Despite being old, some of these mountains are still tall enough to see most part of the Valley from their top; for instance, from the Padornelo you can see the city and the valley as they have been and continue to be complementary to one another.
It is in this landscape, which is green for the most part of the year, where human beings wandered through centuries. That is precisely the case of diocese of Britonia which already existed in the British Isles back in the 4th century, and which was established in Galicia from the late 5th century or early 6th century, in an attempt to escape from the anglosaxons invading that land at the time.
The diocese, going from Ortigueira to Navia soon met its first owner, Bishop Mailoc.
Later on, that parish would develop to give raise to diocese Mindoniense, which rose in the 9th century in the midst of the Reconquest founded by Pelayo, a noble visigoth, and next to which numerous villages later turned out into permanent human settlements would arise.
Settlers never lacked water, the most important of vital neccessities along with food because here, next to the mountains the lands are flat and productive. Streams and fountains share the space with the glassy-watered rivers of Rego Cesuras and Rego Valiñadares flowing in the rives Masma, the most important fluvial channel in Mondoñedo; a name used already in the Medieval and probably Pre-romanic era, which can be roughly translated as “the very wet river”.
Those waters, sometimes calm and sometimes rough, as is the case of the renowned Salto Fervenza, show us the grandiosity of nature inside the valley.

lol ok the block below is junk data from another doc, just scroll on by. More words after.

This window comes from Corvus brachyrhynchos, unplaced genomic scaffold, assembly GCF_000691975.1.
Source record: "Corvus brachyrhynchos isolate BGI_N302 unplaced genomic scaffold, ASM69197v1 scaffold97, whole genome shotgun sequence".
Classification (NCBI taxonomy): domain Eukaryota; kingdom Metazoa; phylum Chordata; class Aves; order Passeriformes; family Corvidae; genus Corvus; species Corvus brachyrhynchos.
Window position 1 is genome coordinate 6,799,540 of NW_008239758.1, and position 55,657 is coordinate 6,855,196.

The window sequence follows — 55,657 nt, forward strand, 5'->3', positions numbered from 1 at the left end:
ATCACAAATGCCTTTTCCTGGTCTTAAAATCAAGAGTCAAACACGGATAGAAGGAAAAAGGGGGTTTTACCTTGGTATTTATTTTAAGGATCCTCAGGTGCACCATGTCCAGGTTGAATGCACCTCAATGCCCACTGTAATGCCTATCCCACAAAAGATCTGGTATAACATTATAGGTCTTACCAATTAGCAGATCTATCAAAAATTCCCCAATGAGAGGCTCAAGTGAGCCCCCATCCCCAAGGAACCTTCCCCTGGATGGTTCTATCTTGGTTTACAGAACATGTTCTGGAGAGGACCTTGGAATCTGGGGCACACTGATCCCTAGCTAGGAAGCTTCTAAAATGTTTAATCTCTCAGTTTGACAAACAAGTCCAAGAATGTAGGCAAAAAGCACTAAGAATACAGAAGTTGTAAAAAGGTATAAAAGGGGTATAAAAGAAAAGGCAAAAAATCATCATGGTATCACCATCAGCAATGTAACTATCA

The trees, bushes and water along with the old mountains and plains make the Valley of Mondoñedo a priviliged place not only in Galicia but also in Spain. Unique places are found there, expressed in local legends such as the one in the cave where, according to a long-held tradition, the haunted souls of King Cintuolo and his beautiful daughter, Manfada, dwell.
Placed between the Sierras de Lourenzá, A Toxiza and the Montes de Toledo, the Valley of Mondoñedo is situated in the heart of round mountains, which are the result of millions of years of erosion and where the wind, snow and rain seem like they have always been there.
The map of the place is perennially depicted by pine and eucalypts forests, but other additional tree species such as chestnuts, oaks, birches, poplars and willows are added. Along with its greenery, there is even a wildlife rich area filled with wolves, roe deers, boars, and herds of wild horses, which are nearly extinct.
All of them have largely accompanied the human being from the early days. Traces date from the megalithic age until now since almost all civilizations which have been present in the Iberian Peninsula passed trhough and stopped here.
For this reason, in the Valley of Mondoñedo we can find stately homes architectuarally harmonious with humble buildings, stables and craft workshops. However, it is clear that granaries will never passed unnoticed. Transformed into well-known and stunning buildings which the valley settlers used to preserve food from the land, they have acquired such distinctiveness that many people have renamed them as typical Mondoñedo style buildings.
That is the case of the celebrated “cabozo”, a typical building of the area that serves for the storage of meats, grains, potatoes, etc. which was made very popular in the Mondoñedo valley from the early years of the 17th century, after the arrival of the first corn plants coming from America.
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